The back-and-forth legal battle between Southampton Town, environmentalists, and neighbors with Sand Land, the sand mine and recycling facility run by Wainscott Sand and Gravel off Millstone Road in Noyac, took a sharp turn in Sand Land’s favor recently when an Albany court upheld an expanded mining permit that was issued to the company in early 2019.
In a September 3 decision, State Supreme Court Justice James Ferreira rejected an effort by the town and its allies, including Assemblyman Fred W. Thiele Jr. and the environmental organization, The Group for the South Fork, to overturn the permit issued by the New York State Department of Environmental Conservation in March of last year, which allows Sand Land to excavate 40 feet deeper to a depth of 120 feet above sea level and operate for another eight years.
Just six months before that decision, it appeared Sand Land was on the ropes when the DEC announced in October 2018 it would not renew the company’s mining permit and would give it a strict deadline for shutting down its operations and reclaiming the roughly 50-acre site.
The property has also been used for other activities, including the mulching of brush and other vegetation and the recycling of construction debris, that the town Zoning Board of Appeals ruled were illegal expansions of the business.
More recently, the town has focused on threats to the groundwater after the Suffolk County Department of Health Services issued a study that found the groundwater under the mine was contaminated, but Sand Land denied that it was responsible for that pollution and pointed to the work of its own consultants as proof of that.
“For over a decade, Assemblyman Thiele, the Bridge golf club, and the Town of Southampton, among other petitioners, have sought to shutter a family business that has played a pivotal role in the local economy for generations,” Brian Matthews, Sand Land’s attorney, said in a press release. He charged that much of that campaign “centered upon the false claims that Sand Land has negatively impacted the aquifer.”
Mr. Matthews said the ruling showed that it was time for the town to stop fighting Sand Land and focus instead on meeting DEC standards at its own recycling operations at North Sea, Hampton Bays, and Westhampton, where it processes vegetative waste into mulch.
He pointed out that the judge also ruled that Mr. Thiele, who has been a vocal critic of Sand Land, did not have the right, or standing, to take part in the suit as an assemblyman.
“This was clearly a victory for them,” Mr. Thiele said on Monday of the decision to approve the permit. “I think the judge was wrong on the facts, wrong on the law, and wrong on the science.”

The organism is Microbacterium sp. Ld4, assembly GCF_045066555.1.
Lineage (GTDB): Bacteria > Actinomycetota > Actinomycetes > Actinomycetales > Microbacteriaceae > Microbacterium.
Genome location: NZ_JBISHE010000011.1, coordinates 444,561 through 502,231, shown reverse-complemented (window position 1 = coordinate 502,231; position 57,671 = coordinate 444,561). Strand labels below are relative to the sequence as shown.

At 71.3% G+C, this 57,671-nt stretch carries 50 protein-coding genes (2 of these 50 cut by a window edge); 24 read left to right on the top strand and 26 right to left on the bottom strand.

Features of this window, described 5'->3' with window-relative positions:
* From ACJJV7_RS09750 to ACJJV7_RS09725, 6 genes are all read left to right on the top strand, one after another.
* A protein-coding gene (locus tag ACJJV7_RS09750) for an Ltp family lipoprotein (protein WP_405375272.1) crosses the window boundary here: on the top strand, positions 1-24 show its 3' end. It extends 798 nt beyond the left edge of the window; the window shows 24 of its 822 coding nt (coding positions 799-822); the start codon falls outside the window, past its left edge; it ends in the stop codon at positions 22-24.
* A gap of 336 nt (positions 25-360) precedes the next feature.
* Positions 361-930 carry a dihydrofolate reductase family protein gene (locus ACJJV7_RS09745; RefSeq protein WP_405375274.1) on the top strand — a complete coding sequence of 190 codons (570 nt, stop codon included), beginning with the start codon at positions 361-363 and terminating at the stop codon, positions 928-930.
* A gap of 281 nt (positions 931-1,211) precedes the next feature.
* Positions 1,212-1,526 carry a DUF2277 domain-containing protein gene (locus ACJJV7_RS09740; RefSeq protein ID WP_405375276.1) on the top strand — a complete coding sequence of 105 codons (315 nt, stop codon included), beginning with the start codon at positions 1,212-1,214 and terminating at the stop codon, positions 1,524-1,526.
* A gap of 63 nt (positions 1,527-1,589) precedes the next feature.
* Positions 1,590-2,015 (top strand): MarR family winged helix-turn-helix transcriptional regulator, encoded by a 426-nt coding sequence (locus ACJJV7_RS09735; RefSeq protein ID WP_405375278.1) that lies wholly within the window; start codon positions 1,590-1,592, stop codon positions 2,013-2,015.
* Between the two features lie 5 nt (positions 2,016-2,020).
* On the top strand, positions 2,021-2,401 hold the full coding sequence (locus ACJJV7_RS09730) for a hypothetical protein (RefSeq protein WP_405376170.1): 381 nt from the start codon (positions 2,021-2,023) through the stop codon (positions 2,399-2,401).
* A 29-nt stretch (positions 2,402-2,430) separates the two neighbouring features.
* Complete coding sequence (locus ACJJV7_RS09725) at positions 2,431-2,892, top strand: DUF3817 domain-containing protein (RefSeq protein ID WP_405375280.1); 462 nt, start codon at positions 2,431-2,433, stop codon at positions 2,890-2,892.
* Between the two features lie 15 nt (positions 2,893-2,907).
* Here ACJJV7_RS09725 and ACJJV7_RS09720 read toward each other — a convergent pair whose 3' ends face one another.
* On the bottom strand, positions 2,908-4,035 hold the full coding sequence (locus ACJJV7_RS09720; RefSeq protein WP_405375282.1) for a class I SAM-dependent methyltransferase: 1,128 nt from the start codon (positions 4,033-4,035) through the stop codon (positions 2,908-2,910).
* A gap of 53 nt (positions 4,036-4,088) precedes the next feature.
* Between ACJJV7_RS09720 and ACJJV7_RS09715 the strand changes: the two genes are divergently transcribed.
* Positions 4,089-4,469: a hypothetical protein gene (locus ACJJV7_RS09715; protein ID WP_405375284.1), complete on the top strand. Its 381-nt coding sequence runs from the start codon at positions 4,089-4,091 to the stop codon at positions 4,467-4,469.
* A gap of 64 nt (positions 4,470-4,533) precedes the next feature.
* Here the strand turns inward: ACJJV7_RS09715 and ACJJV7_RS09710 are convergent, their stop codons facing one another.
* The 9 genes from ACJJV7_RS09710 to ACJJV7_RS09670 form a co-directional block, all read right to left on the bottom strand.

Although Mr. Thiele said he was disappointed by the judge’s ruling that he did not have standing, he said there were plenty of other plaintiffs on board who would soon be filing an appeal.
Southampton Town Supervisor Jay Schneiderman in a text message said he supported an appeal, and Town Attorney James Burke said on Monday the Town Board had already decided to join that effort.
Mr. Burke said that while he understood some of the judge’s points, others “conflicted with the DEC administrative judge” who earlier denied the permit. He said under state law, sandmining in and of itself is not automatically considered an environmental hazard, but that when other activities, such as mulching, are added to the mix, red flags appear. He said it appeared the judge gave particular weight to the fact that Sand Land has agreed to give up mulching and recycling construction debris.
“It’s still a bit of a mystery how in a four-month period, the DEC went from ‘we are shutting you down’ to extending it for eight years,” he said.
For Mr. Matthews, the ruling was straight forward. He said that when the DEC two years ago informed Sand Land it would not renew the permit, opponents seized on that announcement as a sign that the decision was final, when, in fact, Sand Land had the right to respond to the concerns raised by the DEC.
Sand Land’s geologists were able to demonstrate to the DEC that there was sufficient sand remaining for the mine to remain viable, satisfying one concern, he said.
More importantly, though, he said groundwater studies undertaken by Sand Land and a review of the county studies by the federal Environmental Protection Agency backed the company’s position that it was not responsible for the pollution.
“Groundwater is a real issue for people out here,” he said. “It’s an easy issue to get people’s attention, but it has been discredited” as a reason to close the mine.
Mr. Matthews said that Sand Land has been targeted by wealthy — and new neighbors , including the Bridge golf club, which besides having a golf course has a number of housing lots that back up to the Sand Land site. They have succeeded in getting the town to wage their battle for them.
Mr. Burke denied the town is working solely on the golf club’s behalf. “Have I heard from the Bridge? Sure. And I’ve also heard from the civic association,” he said. “All we want them to do is comply,” adding that Sand Land should get credit for taking steps to clean up the site.
But he added, “Are those people going to be happy until they’re closed? Probably not.”
Mr. Matthews added that the town should now focus on its own recycling facilities, which process leaves and brush into mulch and which, he said, are closer to the groundwater than Sand Land.